But does the end of his holdout mean he ‘caved’? Chancellor’s willingness to miss regular-season games gives the team something to think about during the next negotiation. Plus, why the Seahawks’ 0-2 start might have hurt his leverage, and why he might not be paying a penny of the seven figures worth of fines
The Kam Chancellor holdout was as rare a player-club dispute as there is in the NFL: A player withholding services under his contract into the regular season. While we see many players dissatisfied with their contract situations—believe me, there are many more throughout the league than we hear about publicly—the vast majority of disgruntled players capitulate well before the real pay begins (training camp pay is simply per diems). With this history and lack of real threat from players, most teams barely shrug at offseason discontent. Chancellor has done what the overwhelming majority of players would never do: take his protest into the regular season, when the “real money” is triggered.
As I wrote last month Chancellor felt a level of betrayal from his team. He believed that in agreeing to his extension in 2013 he allowed the Seahawks some latitude, not squeezing every last dollar in negotiations and giving the team room to secure rising young teammates. He then watched as teammates negotiated contract extensions that, in Chancellor’s eyes, appeared less of “taking one for the team” than “getting all they can get.” Chancellor’s problem is not with his teammates, who got what they could get; it is with the Seahawks, who handed out those top-tier contracts.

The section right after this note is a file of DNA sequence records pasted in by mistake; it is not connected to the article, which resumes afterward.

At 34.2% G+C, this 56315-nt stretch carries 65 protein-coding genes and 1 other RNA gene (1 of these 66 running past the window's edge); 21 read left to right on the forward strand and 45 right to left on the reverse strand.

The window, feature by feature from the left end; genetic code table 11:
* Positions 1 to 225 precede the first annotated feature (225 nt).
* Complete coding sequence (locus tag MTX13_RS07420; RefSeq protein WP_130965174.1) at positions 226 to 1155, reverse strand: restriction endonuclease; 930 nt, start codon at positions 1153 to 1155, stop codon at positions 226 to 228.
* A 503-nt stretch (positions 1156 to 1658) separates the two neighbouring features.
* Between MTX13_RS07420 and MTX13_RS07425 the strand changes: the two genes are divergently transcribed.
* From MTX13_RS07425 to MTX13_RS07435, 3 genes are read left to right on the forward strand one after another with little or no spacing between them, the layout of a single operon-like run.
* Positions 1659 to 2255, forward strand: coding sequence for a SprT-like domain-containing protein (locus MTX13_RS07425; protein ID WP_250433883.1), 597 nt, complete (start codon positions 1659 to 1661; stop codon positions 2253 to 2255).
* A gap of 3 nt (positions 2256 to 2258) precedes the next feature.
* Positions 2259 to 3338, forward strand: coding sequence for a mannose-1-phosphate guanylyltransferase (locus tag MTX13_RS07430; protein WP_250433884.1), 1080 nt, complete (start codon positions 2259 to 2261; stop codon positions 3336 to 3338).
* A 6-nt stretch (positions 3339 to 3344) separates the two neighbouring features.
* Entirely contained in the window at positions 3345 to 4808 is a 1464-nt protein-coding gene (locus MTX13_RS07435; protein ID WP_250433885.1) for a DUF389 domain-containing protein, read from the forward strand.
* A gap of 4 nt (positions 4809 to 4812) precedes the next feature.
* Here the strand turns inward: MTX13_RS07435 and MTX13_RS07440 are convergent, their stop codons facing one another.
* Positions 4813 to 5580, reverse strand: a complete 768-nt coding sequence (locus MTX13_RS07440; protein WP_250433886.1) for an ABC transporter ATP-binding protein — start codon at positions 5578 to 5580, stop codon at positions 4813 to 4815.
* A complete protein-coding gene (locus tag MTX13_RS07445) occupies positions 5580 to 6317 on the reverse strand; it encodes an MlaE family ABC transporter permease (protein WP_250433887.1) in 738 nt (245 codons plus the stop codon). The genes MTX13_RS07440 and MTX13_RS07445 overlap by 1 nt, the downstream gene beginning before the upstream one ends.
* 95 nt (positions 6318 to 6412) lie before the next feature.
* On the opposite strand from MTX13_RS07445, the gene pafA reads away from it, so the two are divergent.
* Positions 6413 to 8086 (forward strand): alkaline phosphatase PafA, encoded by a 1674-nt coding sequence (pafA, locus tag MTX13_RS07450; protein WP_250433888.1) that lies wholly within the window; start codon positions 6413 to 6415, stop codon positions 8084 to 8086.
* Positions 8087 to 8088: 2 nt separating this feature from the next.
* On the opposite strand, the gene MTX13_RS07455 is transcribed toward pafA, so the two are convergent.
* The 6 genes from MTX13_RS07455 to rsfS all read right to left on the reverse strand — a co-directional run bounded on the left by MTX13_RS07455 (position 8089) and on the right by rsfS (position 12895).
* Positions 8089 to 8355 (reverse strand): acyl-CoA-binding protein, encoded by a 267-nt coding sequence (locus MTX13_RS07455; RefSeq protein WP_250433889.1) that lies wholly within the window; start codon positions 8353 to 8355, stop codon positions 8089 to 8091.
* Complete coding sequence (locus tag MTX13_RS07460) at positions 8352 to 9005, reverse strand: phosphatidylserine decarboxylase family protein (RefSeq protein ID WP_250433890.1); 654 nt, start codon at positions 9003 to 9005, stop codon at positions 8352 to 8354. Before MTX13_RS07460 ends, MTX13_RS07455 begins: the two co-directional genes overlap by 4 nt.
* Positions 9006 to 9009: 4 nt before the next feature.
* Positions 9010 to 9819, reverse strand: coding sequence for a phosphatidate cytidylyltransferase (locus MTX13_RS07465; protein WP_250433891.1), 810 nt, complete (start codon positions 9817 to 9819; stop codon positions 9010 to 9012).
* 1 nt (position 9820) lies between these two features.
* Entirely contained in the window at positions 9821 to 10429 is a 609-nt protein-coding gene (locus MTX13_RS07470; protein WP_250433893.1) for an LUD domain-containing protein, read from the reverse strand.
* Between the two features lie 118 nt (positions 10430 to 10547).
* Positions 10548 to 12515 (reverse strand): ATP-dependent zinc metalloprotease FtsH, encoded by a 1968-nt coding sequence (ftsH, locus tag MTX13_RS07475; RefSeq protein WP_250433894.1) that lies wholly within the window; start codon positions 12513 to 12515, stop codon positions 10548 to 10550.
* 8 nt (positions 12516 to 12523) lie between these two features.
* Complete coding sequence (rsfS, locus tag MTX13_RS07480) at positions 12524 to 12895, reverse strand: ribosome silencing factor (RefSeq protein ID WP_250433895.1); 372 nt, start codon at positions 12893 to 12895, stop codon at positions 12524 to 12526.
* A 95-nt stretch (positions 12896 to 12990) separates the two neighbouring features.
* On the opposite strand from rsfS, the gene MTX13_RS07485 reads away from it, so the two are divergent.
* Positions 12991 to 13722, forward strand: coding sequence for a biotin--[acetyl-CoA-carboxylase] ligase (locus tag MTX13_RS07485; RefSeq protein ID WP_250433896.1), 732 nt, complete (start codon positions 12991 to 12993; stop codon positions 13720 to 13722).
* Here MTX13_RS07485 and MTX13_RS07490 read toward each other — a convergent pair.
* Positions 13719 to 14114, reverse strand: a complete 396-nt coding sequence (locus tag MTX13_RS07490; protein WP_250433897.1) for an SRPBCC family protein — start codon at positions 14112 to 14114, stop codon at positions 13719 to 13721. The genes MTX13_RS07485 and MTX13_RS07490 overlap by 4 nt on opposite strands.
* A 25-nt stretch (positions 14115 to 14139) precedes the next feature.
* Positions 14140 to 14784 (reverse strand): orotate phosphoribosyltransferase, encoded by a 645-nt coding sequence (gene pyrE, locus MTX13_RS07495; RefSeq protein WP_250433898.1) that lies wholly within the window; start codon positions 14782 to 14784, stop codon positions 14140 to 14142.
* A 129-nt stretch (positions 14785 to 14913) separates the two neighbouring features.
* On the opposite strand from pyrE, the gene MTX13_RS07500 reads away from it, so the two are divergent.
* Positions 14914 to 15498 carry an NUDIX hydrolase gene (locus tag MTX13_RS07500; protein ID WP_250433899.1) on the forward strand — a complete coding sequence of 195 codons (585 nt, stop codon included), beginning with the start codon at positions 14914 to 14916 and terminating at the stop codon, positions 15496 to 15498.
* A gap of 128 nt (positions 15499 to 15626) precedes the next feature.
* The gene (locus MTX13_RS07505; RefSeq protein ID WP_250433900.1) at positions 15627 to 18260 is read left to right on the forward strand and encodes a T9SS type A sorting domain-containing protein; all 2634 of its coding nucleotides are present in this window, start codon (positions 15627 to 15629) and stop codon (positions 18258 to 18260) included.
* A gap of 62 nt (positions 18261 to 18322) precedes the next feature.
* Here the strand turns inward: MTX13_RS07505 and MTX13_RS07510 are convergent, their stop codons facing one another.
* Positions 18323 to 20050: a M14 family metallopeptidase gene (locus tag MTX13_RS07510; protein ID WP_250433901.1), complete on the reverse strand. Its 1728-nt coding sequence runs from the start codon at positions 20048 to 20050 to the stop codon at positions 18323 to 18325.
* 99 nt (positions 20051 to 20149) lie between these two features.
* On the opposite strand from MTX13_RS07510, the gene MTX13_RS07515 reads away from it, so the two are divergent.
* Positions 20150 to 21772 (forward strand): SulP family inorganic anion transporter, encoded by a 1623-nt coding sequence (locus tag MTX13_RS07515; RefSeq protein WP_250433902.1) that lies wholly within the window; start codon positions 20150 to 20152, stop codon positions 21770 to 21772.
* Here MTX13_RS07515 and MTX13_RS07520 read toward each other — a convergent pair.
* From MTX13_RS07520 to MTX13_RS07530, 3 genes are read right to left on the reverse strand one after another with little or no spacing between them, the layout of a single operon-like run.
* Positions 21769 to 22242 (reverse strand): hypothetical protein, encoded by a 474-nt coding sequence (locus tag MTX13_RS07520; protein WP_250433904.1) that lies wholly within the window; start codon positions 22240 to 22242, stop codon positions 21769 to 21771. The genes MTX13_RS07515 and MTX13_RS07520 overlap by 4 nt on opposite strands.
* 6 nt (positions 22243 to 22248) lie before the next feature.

As someone who has been on both sides, and having seen these disputes from many angles, I understand Chancellor’s point but would have had several arguments against it. First, Chancellor was paid at the top of his position, strong safety, and the market has not advanced since that time. Second, Chancellor and his agent negotiated a five-year deal (with three years remaining), choosing the longer length that came with the higher bonus and guaranteed money allocated to that term. Chancellor and his agent could have easily negotiated a shorter term deal—with less bonus and guarantees—especially if he felt he was “taking one for the team.” Third, Chancellor could have taken less early money—bonus and first-three-years cash—and loaded more into 2016, the year and salary ($5.1 million) that seem to be the focus of his attention.
In the scheme of which side is more “to blame” for this uncomfortable contract situation, it is hard to have a lot of empathy for a player only 40% of the way through his contract.
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Irrational or Principled?
I would think that the Seahawks, and probably other people close to Chancellor, certainly made these arguments to him. Thus, depending on your perspective, Chancellor can appear either foolish and irrational or incredibly principled. I will say this: It takes a truly secure and self-assured player to fight this fight into the regular season.
Admit it, you thought Kam Chancellor, the guy with three years remaining on his contract and with no leverage to speak of, would fold and report to the Seahawks by the start of the season. (I certainly did.) And, more importantly, the Seahawks had to think he would. In a situation where the leverage is stacked against the player to submit, Chancellor refused to tap out at the time when 99.9% of all players would have. This is irrational or principled, depending on your perspective.
The Leverage Game
Although the reaction from many was that Chancellor gained leverage with the Seahawks’ 0-2 start, including a season-opening loss in which his replacement was burned on a crucial play, the reality is that—stay with me here—the poor start may have actually hurt his leverage.
The Seahawks would certainly not want to be prisoners of the moment and make a knee-jerk response to the losses with a reactive offer. Negotiations—or whatever this was—are not that reactive. When drastic circumstances happen, the side that would seem to have lost leverage usually digs in and says, They expect me to call, but I’m not calling. Business is business, but it’s always personal.
The Precedent Paradox